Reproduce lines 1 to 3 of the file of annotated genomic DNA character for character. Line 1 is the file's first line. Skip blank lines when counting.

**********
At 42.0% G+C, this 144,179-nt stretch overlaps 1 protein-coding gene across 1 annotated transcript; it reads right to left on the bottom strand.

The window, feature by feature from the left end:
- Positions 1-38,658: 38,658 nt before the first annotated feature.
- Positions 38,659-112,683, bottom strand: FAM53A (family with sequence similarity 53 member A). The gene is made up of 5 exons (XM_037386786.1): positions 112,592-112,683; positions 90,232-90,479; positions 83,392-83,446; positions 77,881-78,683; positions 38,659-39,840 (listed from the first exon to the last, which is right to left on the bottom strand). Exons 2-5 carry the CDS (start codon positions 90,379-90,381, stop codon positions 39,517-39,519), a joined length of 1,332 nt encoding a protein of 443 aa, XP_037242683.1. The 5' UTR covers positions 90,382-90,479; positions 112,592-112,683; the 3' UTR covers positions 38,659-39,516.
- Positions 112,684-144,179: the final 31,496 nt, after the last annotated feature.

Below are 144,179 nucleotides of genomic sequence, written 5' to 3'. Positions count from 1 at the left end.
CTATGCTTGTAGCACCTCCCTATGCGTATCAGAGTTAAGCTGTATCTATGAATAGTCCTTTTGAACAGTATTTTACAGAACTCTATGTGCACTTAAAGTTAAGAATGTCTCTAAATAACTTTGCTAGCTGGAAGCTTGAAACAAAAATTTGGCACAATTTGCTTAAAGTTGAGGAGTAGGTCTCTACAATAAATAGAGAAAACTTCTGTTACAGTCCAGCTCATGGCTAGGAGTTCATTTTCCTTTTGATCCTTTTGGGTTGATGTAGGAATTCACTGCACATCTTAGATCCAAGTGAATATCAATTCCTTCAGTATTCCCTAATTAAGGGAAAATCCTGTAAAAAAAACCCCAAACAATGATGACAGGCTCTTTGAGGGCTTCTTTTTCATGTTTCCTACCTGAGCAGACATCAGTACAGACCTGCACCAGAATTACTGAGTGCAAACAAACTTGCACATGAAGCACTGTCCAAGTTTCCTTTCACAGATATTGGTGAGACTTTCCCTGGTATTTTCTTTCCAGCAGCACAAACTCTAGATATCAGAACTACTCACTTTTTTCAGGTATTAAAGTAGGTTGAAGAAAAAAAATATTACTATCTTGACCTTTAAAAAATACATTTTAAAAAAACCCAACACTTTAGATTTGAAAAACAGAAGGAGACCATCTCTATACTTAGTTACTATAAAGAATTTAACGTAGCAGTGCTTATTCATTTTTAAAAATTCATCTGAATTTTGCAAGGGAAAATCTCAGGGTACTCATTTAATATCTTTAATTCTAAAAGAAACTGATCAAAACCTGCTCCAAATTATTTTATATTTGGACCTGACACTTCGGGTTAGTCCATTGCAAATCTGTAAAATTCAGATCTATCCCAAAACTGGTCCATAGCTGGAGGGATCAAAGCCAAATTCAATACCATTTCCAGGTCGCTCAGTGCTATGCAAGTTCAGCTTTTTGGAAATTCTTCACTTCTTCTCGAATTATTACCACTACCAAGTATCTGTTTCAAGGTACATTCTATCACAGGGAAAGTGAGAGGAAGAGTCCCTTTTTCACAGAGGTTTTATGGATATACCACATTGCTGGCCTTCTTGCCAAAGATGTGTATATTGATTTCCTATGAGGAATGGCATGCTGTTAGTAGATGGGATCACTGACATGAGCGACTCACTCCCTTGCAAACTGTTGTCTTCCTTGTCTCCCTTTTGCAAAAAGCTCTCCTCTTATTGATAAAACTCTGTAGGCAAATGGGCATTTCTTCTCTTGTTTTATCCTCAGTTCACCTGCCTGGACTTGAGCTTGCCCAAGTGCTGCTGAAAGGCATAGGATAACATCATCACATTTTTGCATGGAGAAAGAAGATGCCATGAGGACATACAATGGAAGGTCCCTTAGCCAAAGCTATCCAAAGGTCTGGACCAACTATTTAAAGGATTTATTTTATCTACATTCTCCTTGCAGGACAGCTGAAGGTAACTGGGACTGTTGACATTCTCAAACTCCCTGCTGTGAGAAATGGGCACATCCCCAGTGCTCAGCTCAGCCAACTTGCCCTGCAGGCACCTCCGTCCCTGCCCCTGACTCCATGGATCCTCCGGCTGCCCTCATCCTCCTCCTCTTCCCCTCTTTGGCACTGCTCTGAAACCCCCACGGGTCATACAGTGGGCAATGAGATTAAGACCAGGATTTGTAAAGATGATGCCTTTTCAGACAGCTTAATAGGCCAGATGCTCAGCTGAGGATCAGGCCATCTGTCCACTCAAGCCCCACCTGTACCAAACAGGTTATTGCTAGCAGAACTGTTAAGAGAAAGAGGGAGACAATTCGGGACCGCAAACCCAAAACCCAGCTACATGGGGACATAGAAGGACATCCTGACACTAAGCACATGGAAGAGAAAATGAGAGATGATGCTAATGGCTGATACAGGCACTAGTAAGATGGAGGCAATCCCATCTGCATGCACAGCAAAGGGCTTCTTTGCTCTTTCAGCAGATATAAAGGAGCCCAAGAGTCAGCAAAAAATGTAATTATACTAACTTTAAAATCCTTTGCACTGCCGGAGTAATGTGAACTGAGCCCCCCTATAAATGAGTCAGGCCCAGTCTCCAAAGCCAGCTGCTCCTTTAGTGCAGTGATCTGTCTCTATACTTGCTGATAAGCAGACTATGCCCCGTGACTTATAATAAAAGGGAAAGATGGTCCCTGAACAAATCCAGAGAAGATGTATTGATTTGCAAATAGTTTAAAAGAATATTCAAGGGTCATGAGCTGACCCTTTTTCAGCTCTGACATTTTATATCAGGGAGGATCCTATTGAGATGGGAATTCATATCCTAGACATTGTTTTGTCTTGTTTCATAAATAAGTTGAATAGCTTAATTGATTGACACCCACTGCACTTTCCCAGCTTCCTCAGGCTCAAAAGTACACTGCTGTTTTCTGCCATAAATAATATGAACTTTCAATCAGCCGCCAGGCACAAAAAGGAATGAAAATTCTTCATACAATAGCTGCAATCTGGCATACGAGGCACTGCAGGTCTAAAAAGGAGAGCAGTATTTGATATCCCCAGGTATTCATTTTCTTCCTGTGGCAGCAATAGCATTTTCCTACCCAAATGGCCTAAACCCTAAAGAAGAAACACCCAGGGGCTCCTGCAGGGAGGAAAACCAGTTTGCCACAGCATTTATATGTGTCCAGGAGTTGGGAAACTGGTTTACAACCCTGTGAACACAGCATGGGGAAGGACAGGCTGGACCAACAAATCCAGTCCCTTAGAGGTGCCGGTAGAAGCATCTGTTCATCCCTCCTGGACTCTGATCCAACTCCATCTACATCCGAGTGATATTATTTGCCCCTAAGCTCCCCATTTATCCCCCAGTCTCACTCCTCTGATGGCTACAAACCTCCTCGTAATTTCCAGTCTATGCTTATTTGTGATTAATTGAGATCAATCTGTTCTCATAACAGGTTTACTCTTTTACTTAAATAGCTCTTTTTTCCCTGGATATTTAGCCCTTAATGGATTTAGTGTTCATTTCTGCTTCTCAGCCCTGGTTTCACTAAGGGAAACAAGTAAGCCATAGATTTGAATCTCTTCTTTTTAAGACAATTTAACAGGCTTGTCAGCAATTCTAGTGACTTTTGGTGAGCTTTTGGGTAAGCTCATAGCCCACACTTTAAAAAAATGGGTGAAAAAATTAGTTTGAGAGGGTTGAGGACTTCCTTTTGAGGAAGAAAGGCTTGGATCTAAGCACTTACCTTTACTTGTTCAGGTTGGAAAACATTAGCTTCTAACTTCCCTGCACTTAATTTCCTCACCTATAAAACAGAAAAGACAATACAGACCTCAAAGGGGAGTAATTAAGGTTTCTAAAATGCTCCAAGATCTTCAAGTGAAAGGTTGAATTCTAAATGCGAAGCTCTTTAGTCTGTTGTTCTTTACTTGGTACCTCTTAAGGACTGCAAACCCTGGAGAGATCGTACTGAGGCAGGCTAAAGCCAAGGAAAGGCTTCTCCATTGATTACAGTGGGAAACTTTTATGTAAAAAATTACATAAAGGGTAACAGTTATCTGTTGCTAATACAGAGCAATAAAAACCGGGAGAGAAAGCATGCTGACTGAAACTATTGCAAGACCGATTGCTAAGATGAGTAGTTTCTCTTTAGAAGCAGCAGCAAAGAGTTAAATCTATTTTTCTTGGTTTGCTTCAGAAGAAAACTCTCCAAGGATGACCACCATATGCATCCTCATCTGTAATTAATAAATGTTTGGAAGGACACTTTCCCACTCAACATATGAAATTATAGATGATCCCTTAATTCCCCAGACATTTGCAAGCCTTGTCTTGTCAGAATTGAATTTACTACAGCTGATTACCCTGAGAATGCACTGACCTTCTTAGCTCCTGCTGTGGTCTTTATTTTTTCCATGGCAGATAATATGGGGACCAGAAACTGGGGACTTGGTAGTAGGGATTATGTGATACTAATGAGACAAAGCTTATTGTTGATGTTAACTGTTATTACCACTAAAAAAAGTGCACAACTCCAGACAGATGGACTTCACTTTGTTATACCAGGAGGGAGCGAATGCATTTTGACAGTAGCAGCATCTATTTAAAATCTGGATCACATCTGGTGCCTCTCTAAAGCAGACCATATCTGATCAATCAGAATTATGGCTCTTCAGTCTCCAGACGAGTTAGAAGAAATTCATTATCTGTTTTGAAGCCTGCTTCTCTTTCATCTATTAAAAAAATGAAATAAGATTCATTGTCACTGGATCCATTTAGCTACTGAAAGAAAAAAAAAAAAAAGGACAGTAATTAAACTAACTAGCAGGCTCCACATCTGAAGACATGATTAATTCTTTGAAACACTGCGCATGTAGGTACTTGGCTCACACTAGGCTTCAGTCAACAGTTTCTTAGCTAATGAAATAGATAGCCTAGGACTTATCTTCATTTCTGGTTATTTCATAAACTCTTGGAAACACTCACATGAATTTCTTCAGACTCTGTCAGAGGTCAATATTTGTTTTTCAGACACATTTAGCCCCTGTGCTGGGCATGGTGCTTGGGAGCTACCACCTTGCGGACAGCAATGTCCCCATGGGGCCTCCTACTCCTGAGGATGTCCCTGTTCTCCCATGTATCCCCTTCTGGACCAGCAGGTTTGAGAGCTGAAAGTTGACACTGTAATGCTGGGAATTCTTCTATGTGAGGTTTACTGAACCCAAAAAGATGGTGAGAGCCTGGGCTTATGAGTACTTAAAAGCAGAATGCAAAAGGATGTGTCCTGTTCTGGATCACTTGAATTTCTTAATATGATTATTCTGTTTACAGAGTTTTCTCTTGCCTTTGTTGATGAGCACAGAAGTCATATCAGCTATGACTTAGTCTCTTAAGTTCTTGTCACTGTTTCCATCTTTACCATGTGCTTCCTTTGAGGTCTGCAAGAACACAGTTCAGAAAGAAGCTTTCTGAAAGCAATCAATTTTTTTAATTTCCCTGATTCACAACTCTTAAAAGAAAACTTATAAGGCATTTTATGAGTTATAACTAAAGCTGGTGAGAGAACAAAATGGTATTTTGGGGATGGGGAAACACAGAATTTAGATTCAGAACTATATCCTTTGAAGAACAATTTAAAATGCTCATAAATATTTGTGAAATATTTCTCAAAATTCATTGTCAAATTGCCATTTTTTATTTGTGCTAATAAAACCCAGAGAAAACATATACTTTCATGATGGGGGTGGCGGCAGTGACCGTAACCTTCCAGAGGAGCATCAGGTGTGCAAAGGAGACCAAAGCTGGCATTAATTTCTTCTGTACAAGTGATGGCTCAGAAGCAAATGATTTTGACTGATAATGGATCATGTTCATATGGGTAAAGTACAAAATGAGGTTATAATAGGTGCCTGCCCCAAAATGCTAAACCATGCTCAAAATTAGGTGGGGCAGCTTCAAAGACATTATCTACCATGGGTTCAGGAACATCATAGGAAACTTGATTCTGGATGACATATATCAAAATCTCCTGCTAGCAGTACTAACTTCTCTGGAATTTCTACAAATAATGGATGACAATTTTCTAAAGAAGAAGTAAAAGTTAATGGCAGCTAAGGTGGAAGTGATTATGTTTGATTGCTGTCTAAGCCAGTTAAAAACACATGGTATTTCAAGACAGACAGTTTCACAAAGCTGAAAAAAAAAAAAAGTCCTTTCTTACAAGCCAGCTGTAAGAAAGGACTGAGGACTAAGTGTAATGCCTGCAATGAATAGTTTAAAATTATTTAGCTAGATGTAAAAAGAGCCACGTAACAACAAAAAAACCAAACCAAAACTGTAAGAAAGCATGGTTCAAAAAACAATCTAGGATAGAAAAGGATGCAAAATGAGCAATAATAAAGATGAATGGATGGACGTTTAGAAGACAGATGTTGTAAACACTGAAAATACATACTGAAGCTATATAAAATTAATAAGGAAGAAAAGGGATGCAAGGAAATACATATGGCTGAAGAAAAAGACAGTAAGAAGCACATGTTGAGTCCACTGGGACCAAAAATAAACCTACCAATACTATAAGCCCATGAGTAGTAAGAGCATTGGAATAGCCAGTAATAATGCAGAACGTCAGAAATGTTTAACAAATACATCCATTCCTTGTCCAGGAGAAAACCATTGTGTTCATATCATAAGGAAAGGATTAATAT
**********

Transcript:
At 42.0% G+C, this 144,179-nt stretch overlaps 1 protein-coding gene across 1 annotated transcript; it reads right to left on the bottom strand.

The window, feature by feature from the left end:
- Positions 1-38,658: 38,658 nt before the first annotated feature.